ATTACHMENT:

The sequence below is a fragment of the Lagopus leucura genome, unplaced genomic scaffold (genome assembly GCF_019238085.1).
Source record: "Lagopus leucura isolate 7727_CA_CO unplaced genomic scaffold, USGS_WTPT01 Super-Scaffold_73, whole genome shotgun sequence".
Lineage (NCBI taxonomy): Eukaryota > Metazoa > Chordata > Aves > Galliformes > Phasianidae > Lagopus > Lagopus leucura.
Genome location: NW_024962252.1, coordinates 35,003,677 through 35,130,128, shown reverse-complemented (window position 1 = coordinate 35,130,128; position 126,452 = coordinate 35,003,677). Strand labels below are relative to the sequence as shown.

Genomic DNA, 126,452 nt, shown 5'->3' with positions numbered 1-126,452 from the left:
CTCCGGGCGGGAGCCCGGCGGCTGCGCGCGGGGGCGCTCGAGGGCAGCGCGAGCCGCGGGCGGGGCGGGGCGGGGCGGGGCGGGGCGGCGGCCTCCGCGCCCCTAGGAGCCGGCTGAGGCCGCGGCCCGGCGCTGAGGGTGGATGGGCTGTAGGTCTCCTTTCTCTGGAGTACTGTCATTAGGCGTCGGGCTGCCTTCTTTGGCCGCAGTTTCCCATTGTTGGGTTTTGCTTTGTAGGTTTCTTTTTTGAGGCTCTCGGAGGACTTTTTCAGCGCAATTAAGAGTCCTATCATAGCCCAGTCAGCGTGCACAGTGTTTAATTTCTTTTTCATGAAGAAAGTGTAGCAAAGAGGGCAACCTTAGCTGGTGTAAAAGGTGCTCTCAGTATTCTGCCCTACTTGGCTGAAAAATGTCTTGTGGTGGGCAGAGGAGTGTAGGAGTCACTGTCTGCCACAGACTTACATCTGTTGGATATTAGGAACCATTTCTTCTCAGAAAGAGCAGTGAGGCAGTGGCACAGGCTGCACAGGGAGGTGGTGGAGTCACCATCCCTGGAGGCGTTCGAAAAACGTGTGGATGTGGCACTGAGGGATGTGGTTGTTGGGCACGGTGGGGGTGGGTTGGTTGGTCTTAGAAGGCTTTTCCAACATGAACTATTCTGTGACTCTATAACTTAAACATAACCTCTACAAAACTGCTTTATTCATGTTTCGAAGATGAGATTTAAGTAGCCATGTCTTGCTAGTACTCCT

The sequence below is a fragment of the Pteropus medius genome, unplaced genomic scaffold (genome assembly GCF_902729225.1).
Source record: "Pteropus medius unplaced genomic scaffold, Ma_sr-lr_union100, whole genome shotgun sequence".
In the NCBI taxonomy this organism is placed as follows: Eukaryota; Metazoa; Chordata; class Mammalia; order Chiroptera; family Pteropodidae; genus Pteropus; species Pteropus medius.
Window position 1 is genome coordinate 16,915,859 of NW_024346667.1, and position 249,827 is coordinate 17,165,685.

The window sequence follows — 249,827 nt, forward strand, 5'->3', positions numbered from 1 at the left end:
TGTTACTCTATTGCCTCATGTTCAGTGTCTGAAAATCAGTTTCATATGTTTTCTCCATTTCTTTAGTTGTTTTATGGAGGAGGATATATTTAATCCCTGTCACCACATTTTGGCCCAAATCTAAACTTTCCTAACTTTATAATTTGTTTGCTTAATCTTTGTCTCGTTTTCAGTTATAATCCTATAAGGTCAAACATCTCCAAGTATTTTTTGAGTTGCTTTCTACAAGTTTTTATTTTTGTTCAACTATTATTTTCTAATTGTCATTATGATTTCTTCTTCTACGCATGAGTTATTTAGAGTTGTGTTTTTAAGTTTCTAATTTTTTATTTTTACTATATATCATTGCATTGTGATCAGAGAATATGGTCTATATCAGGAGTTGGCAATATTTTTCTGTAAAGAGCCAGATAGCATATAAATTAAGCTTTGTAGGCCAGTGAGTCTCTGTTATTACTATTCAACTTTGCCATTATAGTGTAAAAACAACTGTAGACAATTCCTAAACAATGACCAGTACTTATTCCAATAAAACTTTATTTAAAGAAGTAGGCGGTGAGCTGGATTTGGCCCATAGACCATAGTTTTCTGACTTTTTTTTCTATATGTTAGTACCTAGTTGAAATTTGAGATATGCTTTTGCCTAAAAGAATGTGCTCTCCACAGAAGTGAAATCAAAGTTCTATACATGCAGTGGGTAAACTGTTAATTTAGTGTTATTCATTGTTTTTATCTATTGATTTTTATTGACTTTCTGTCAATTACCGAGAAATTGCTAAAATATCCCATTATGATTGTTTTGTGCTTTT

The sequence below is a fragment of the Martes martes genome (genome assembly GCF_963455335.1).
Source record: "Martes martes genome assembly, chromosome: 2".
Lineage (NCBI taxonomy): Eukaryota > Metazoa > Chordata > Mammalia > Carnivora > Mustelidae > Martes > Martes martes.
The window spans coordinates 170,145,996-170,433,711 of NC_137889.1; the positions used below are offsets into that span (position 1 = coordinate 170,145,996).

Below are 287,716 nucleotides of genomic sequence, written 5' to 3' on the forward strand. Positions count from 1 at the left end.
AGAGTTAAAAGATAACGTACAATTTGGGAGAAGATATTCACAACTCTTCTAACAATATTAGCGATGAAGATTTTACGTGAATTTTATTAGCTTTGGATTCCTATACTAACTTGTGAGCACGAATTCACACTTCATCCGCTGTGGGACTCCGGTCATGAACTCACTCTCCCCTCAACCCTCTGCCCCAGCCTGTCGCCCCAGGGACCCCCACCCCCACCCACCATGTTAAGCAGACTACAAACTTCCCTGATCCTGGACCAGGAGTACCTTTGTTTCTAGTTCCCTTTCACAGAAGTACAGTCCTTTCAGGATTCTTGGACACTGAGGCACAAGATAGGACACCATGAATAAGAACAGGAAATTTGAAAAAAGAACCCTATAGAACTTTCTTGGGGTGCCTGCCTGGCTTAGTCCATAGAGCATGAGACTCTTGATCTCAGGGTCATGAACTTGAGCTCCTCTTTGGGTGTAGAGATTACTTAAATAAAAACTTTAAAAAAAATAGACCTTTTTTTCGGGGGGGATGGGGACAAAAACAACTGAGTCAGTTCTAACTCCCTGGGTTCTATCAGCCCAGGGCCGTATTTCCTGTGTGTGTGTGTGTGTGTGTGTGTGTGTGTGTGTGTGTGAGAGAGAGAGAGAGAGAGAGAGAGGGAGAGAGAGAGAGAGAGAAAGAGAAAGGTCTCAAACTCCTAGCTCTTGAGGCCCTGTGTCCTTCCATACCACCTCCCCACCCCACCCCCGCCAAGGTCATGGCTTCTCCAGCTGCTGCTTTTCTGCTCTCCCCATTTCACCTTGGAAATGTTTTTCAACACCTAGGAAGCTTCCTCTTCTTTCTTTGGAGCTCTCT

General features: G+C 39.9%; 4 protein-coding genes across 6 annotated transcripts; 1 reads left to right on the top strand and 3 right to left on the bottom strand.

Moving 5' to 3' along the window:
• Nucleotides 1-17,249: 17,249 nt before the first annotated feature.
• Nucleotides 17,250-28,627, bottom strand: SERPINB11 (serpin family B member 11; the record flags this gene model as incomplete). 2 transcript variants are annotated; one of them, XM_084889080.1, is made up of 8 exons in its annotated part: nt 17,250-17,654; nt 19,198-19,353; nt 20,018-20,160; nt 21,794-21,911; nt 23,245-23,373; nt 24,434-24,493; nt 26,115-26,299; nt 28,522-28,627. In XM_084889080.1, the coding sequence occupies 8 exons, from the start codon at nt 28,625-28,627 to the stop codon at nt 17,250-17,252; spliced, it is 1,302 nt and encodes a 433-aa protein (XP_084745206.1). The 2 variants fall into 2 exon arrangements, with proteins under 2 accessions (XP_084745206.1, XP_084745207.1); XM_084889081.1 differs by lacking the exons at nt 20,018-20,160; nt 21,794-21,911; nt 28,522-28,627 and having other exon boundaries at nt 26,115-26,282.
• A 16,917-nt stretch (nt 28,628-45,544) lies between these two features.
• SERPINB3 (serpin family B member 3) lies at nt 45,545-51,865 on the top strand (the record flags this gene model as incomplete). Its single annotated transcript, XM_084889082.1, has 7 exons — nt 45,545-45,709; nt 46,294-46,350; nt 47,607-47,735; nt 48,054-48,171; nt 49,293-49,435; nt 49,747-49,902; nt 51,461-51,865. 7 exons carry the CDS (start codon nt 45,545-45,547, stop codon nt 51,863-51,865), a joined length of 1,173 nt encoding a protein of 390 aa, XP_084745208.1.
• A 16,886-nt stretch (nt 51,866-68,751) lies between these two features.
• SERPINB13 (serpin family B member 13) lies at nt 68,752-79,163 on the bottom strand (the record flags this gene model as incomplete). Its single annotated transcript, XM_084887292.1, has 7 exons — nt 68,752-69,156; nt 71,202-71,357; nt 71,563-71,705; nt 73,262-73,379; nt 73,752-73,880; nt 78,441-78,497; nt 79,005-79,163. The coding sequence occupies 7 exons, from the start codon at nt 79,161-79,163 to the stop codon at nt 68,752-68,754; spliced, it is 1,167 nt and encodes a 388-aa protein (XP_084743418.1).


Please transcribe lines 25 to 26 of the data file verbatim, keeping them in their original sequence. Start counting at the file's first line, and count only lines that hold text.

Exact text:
• A 16,886-nt stretch (nt 51,866-68,751) lies between these two features.
• SERPINB13 (serpin family B member 13) lies at nt 68,752-79,163 on the bottom strand (the record flags this gene model as incomplete). Its single annotated transcript, XM_084887292.1, has 7 exons — nt 68,752-69,156; nt 71,202-71,357; nt 71,563-71,705; nt 73,262-73,379; nt 73,752-73,880; nt 78,441-78,497; nt 79,005-79,163. The coding sequence occupies 7 exons, from the start codon at nt 79,161-79,163 to the stop codon at nt 68,752-68,754; spliced, it is 1,167 nt and encodes a 388-aa protein (XP_084743418.1).